>>>that system limited to only three type names.
>> 
>> 
>> Exactly, what would happen? Would "we" have to engineer another language, would
>> it be D v2 :P? Certainly platform-dependent integral types are THE choice.
>> Aliases of the type intXXX would be necessary always.
>
>I think you guys are exaggerating the problem. Even 64-bit CPUs were 
>developed (afaik) mainly because of the need to cleanly address more 
>than 4GB of RAM, not because there's some overwhelming need for 64-bit 
>calculations. Considering how much RAM/disk/whatever 2^64 is, I don't 
>think anyone will need a CPU that is 128-bit, let alone 256-bit any time 
>soon (and even if developed because of marketing purposes, I see no 
>reason to use 32-byte variables to have loop counters from 0 to 99).

The same thing said some people about 32-bit machines before those were
developed and now we have 64-bit CPUs. Plus, I´m sure that already exists
128/256-bit CPUs nowadays, maybe not for home PCs, but who say D only has to run
on home computers? For example, the PlayStation2 platform is builded upon a
128-bit CPU! 

>Now, if you have a working app on a 32-bit platform and you move it to a 
>64-bit platform, is it any help if int becomes 64 bit? No, because if it 
>was big enough before, it's big enough now (with the notable exception 
>of memory locations and sizes, which are taken care of with size_t and 
>ptrdiff_t). Does it hurt? It sure can, as sizes of objects all over the 
>place will change, breaking any interface to outside-the-app.

I can't agree with this. You port an app to 64-bit and rebuild it as a 64-bit
edition, not necessarily expecting to work interfacing against a 32-bit version.
Besides, why  are you so sure that moving to 64-bits won't be much of a gain?
"If it was big enough before, it's big enough now"???? Be careful, your ported
app will still work, but'll take no benefit of the upgraded processor! If your
app focus on std int performance to work better, this is much of a problem.



Tom
November 22, 2005
Re: Var Types
Tomás Rossi wrote:

>>I think you guys are exaggerating the problem. Even 64-bit CPUs were 
>>developed (afaik) mainly because of the need to cleanly address more 
>>than 4GB of RAM, not because there's some overwhelming need for 64-bit 
>>calculations. Considering how much RAM/disk/whatever 2^64 is, I don't 
>>think anyone will need a CPU that is 128-bit, let alone 256-bit any time 
>>soon (and even if developed because of marketing purposes, I see no 
>>reason to use 32-byte variables to have loop counters from 0 to 99).
> 
> 
> The same thing said some people about 32-bit machines before those were
> developed and now we have 64-bit CPUs. 

Well, sure, people always make mistakes, but can you think of any 
application anyone will develop in the next 30 years that will need more 
than 17,179,869,184 GB of ram (or 512x that of disk)? Older limits, like 
1MB of 8086 or 4GB of 80386 were somewhat easier to reach, I think :) I 
mean, even if both needs and technology double each year (and I think 
it's safe to say that they increase more slowly), it will take over 30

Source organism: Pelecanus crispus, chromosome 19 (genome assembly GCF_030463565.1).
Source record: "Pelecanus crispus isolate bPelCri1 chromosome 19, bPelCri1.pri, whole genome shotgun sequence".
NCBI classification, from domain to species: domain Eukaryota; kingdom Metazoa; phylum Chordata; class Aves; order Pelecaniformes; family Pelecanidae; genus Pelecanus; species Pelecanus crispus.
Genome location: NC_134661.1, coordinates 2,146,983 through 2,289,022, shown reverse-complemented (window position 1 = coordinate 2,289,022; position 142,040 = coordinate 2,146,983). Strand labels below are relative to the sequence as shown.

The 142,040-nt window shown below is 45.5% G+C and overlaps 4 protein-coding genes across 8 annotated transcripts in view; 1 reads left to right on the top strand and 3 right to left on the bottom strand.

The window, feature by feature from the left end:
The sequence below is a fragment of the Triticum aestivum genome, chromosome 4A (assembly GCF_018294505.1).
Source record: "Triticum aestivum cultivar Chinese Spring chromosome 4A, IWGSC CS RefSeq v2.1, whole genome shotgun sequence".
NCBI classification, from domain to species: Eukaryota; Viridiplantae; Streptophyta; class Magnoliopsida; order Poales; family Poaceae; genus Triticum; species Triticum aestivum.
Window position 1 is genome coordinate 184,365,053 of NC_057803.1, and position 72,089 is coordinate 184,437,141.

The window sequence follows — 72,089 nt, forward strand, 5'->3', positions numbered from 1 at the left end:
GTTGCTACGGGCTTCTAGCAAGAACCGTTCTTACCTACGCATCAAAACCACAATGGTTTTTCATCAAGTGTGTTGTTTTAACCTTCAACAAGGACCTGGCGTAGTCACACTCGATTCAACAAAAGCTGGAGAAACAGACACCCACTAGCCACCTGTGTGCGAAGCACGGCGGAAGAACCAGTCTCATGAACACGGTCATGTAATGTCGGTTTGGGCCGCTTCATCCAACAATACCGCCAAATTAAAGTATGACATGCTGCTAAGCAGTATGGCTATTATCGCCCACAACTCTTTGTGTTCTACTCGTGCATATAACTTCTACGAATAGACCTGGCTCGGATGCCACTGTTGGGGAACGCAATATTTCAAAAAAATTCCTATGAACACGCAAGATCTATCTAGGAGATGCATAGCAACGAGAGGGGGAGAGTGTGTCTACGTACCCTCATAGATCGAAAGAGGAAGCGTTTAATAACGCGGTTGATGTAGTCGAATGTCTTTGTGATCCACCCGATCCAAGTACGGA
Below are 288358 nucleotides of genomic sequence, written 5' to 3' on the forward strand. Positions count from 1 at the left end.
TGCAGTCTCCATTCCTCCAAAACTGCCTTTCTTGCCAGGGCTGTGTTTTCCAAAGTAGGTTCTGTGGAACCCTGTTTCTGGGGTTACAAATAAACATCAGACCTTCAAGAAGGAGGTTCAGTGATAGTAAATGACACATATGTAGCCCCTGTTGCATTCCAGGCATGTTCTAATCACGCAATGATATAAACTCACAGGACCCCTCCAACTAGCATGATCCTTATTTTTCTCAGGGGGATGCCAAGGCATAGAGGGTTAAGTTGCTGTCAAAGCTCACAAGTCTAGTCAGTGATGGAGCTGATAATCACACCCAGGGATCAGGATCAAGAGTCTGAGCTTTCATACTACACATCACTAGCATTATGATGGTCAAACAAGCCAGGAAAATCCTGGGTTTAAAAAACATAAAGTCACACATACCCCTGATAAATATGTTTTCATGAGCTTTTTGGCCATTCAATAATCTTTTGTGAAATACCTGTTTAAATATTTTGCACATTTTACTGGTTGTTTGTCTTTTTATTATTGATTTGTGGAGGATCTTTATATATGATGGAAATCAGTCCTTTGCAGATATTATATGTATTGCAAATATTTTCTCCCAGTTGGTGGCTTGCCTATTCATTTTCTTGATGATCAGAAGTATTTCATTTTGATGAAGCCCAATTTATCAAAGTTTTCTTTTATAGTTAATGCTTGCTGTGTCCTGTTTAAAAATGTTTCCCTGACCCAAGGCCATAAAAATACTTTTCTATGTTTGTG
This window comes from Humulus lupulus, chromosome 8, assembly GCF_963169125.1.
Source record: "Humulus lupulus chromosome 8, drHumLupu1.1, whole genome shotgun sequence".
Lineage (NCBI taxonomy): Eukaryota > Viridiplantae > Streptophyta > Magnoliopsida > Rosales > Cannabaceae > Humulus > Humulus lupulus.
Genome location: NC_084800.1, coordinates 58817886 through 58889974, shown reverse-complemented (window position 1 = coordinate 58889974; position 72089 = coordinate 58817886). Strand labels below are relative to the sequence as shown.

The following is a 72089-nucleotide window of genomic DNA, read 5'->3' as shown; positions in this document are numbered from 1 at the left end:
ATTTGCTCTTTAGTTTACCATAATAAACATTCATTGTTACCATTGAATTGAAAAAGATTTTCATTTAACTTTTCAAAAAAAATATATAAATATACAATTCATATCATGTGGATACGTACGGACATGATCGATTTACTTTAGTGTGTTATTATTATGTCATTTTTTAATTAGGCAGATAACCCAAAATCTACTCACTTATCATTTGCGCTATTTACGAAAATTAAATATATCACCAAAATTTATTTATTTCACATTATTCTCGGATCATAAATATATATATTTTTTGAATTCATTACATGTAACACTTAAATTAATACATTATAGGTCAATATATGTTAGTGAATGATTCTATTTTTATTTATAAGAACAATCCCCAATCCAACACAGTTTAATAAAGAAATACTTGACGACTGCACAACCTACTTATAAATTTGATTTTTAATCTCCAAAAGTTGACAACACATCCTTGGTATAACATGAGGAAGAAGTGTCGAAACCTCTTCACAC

years to reach that...


Plus, I´m sure that already exists
> 128/256-bit CPUs nowadays, maybe not for home PCs, but who say D only has to run
> on home computers? For example, the PlayStation2 platform is builded upon a
> 128-bit CPU! 

Well, from what I can gather from
http://arstechnica.com/reviews/hardware/ee.ars/
the PS2 is actually 64-bit, what is 128-bit are SIMD instructions (which 
actually work on at most 32-bit vals) and some of the internal buses..

My point was that there's not much need for operating with values over 
64 bits, so I don't see the transition to 128 bits happening soon 
(again, I'm refering to single data items; bus widths, vectorized 
instructions' widths etc. are a different story, but one that is not 
relevant to our discussion)


>>Now, if you have a working app on a 32-bit platform and you move it to a 
>>64-bit platform, is it any help if int becomes 64 bit? No, because if it 
>>was big enough before, it's big enough now (with the notable exception 
>>of memory locations and sizes, which are taken care of with size_t and 
>>ptrdiff_t). Does it hurt? It sure can, as sizes of objects all over the 
>>place will change, breaking any interface to outside-the-app.
> 
> 
> I can't agree with this. You port an app to 64-bit and rebuild it as a 64-bit
> edition, not necessarily expecting to work interfacing against a 32-bit version.
> Besides, why  are you so sure that moving to 64-bits won't be much of a gain?

The biggest gain I see in 64 bits is, like I said, the ability to handle 
more memory, which naturally improves performance for some types of 
applications, like databases. I don't see much performance gain in 
general, because there aren't many quantities that require a 64-bit 
representation in the first place. Even if 64-bit ops are 50x faster on 
a 64-bit cpu than on a 32-bit cpu, they are very rare (at least in my 
experience), so the gain is small. Also note that you don't gain any 
speed by simply making your variables bigger, it that's all you do..


> "If it was big enough before, it's big enough now"???? Be careful, your ported
> app will still work, but'll take no benefit of the upgraded processor! 

Why not? It will be able to use more ram, and operations involving longs 
will be faster. Are there any other benefits a 64-bit architecture provides?


If your
> app focus on std int performance to work better, this is much of a problem.

I don't understand that sentence, sorry :)


xs0